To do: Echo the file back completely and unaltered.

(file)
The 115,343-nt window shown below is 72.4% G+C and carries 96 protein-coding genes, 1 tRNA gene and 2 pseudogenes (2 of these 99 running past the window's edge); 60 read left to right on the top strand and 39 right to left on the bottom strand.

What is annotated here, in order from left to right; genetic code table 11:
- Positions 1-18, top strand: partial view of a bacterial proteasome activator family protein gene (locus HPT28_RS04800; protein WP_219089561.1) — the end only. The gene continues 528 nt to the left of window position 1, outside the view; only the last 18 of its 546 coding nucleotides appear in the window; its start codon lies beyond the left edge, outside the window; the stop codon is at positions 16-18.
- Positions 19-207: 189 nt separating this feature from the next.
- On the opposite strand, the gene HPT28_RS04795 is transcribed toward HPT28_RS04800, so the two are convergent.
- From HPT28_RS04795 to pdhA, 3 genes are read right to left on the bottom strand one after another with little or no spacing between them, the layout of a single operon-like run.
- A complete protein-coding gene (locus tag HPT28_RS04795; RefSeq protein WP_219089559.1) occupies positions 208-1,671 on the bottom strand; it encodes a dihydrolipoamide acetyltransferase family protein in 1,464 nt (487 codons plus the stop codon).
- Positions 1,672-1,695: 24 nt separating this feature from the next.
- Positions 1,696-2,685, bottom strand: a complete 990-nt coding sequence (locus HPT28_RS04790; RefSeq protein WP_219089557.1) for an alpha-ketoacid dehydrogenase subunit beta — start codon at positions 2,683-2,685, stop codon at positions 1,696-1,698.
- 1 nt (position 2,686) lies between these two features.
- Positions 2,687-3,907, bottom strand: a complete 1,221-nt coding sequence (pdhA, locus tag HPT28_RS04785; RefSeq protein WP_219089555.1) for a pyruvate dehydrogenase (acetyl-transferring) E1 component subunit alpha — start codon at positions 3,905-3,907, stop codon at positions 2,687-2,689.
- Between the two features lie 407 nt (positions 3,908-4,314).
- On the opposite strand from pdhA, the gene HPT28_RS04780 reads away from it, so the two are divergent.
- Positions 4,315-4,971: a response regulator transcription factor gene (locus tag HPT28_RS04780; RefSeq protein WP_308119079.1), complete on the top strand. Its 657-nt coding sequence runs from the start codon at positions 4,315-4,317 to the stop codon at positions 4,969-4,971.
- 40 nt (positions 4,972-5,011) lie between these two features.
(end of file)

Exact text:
The 115,343-nt window shown below is 72.4% G+C and carries 96 protein-coding genes, 1 tRNA gene and 2 pseudogenes (2 of these 99 running past the window's edge); 60 read left to right on the top strand and 39 right to left on the bottom strand.

What is annotated here, in order from left to right; genetic code table 11:
- Positions 1-18, top strand: partial view of a bacterial proteasome activator family protein gene (locus HPT28_RS04800; protein WP_219089561.1) — the end only. The gene continues 528 nt to the left of window position 1, outside the view; only the last 18 of its 546 coding nucleotides appear in the window; its start codon lies beyond the left edge, outside the window; the stop codon is at positions 16-18.
- Positions 19-207: 189 nt separating this feature from the next.
- On the opposite strand, the gene HPT28_RS04795 is transcribed toward HPT28_RS04800, so the two are convergent.
- From HPT28_RS04795 to pdhA, 3 genes are read right to left on the bottom strand one after another with little or no spacing between them, the layout of a single operon-like run.
- A complete protein-coding gene (locus tag HPT28_RS04795; RefSeq protein WP_219089559.1) occupies positions 208-1,671 on the bottom strand; it encodes a dihydrolipoamide acetyltransferase family protein in 1,464 nt (487 codons plus the stop codon).
- Positions 1,672-1,695: 24 nt separating this feature from the next.
- Positions 1,696-2,685, bottom strand: a complete 990-nt coding sequence (locus HPT28_RS04790; RefSeq protein WP_219089557.1) for an alpha-ketoacid dehydrogenase subunit beta — start codon at positions 2,683-2,685, stop codon at positions 1,696-1,698.
- 1 nt (position 2,686) lies between these two features.
- Positions 2,687-3,907, bottom strand: a complete 1,221-nt coding sequence (pdhA, locus tag HPT28_RS04785; RefSeq protein WP_219089555.1) for a pyruvate dehydrogenase (acetyl-transferring) E1 component subunit alpha — start codon at positions 3,905-3,907, stop codon at positions 2,687-2,689.
- Between the two features lie 407 nt (positions 3,908-4,314).
- On the opposite strand from pdhA, the gene HPT28_RS04780 reads away from it, so the two are divergent.
- Positions 4,315-4,971: a response regulator transcription factor gene (locus tag HPT28_RS04780; RefSeq protein WP_308119079.1), complete on the top strand. Its 657-nt coding sequence runs from the start codon at positions 4,315-4,317 to the stop codon at positions 4,969-4,971.
- 40 nt (positions 4,972-5,011) lie between these two features.